How complicated CAN we make grades?

Had a long conversation with a curriculum specialist today about grading. I

from http://www.memegen.com/meme/blhwa9
from http://www.memegen.com/meme/blhwa9

get a bit nervous now when someone asks me about grading in middle schools or high schools. Our department hasn’t been involved in grading conversations for a while in secondary school because, I think, our contributions annoyed people after a while.

The curriculum specialist asked me about some questions he heard from teachers about some of the grading categories available to them in their online¬†gradebook. They have “summative” and “formative” categories they can use, and the summative categories account for 80% of the grade, and the formative 20%. This curriculum specialist’s teachers weren’t sure how to use the formative 20% category, and the curriculum specialist asked me for advice.

What in the world can I say that’s useful about this? The phrase “graded formative category” gets thrown around – what the heck? How much time should we spend talking about “fixes” that will help teachers put anything useful into a category called “formative” that ends up weighing in to 20% of a cumulative grade? I don’t know where to start.

Poor formative assessment. I feel bad for the term, and I wonder how we strayed so far. Originally, all it was supposed to mean was something close to “practice” – an opportunity for students and teachers to USE some assessment information to change something about their teaching or student learning. Teachers figure out what to work on next (or what other experiences or practice students need), and/or students figure out what they should study more or differently, or use feedback to improve.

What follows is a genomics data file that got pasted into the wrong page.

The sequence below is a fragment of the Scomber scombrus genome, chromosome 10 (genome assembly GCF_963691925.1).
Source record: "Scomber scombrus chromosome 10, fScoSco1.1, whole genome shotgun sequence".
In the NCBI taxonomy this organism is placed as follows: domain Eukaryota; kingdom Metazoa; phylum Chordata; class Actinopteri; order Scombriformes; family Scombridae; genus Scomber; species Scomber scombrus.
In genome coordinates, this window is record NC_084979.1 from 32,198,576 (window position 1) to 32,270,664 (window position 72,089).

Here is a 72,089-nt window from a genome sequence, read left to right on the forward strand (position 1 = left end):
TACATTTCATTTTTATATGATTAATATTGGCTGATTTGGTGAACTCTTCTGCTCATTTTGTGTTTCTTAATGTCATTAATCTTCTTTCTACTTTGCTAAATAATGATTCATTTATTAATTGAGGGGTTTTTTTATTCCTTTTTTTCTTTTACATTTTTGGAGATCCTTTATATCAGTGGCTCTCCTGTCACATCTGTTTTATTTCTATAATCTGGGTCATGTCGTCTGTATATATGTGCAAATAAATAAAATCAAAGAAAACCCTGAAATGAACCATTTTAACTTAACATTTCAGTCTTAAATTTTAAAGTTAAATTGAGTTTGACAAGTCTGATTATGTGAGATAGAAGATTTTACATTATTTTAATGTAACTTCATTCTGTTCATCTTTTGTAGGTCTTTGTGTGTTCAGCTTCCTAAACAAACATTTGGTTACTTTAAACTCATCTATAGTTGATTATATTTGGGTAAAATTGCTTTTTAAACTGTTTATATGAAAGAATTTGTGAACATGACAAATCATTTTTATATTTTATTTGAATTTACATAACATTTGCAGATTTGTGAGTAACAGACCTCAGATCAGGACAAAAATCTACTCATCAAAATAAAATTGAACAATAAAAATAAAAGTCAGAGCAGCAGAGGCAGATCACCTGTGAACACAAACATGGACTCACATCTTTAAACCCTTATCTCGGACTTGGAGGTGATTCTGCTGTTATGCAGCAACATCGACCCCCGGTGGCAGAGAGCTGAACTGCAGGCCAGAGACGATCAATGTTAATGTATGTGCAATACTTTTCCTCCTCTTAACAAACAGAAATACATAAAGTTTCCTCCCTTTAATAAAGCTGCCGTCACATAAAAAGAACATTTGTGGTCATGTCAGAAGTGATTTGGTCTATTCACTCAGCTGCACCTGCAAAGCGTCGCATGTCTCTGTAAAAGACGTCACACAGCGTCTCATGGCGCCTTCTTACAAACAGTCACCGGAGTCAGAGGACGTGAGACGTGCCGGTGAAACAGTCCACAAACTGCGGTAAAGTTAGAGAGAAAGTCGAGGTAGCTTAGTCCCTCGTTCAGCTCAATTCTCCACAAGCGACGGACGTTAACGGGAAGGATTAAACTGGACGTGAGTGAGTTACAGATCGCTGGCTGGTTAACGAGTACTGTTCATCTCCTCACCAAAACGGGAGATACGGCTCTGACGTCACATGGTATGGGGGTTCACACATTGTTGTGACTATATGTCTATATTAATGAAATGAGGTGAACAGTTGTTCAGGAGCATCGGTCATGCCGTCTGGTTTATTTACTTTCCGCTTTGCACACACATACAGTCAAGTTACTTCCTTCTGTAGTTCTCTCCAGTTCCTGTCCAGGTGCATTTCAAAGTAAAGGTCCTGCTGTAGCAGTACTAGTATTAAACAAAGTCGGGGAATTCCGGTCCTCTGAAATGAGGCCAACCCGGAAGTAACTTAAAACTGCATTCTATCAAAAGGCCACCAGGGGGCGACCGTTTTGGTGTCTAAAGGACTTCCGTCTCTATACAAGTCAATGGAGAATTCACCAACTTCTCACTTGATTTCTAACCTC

How does that fairly simple idea of formative assessment combine with the idea of a category that “counts” for 20% of your grade? How should teachers decipher¬†a requirement that they record “scores” for some assessments, put them in the 20% formative category, and then explain what that all means in terms of learning and the final cumulative grade?

I don’t even know where to start.

2 thoughts on “How complicated CAN we make grades?

  1. We have something similar, ours is just called performance and practice. We are very standards-focused, so I use the performance category for summative assessments and then use the practice part to give students a grade on each of the standards for the unit (or sometimes skills if it’s a big standard). Basically every assignment that we do is a formative assessment for me, so I use that to assess if students are proficient on the standard. As we move through the unit students have multiple opportunities to show proficiency on the standard and improve the grade. I sometimes even use the final assessment to adjust these grades so that they reflect student skill by the end of the unit. We also only give grades as 1, 2, 3 or 4. I don’t know if that addresses your point at all, but it’s one strategy.

    1. I think I like the terms “performance and practice” better than Summative and Formative (we often talk about formative as “practice” anyway). It would make sense if teachers here could enter everything as “formative” for a while, then change the “final” grade for a unit/standard/etc. as summative when appropriate, but that’s not how it’s set up. Our conversation got stuck in the “how much should homework count toward the grade” zone, and that’s a shame. I like the 1-4 system you have – that takes care of what OConnor and others call the “zero problem”.

      Do you have to translate your 1-4 marks into A-F grades eventually? If so, how do you do that?

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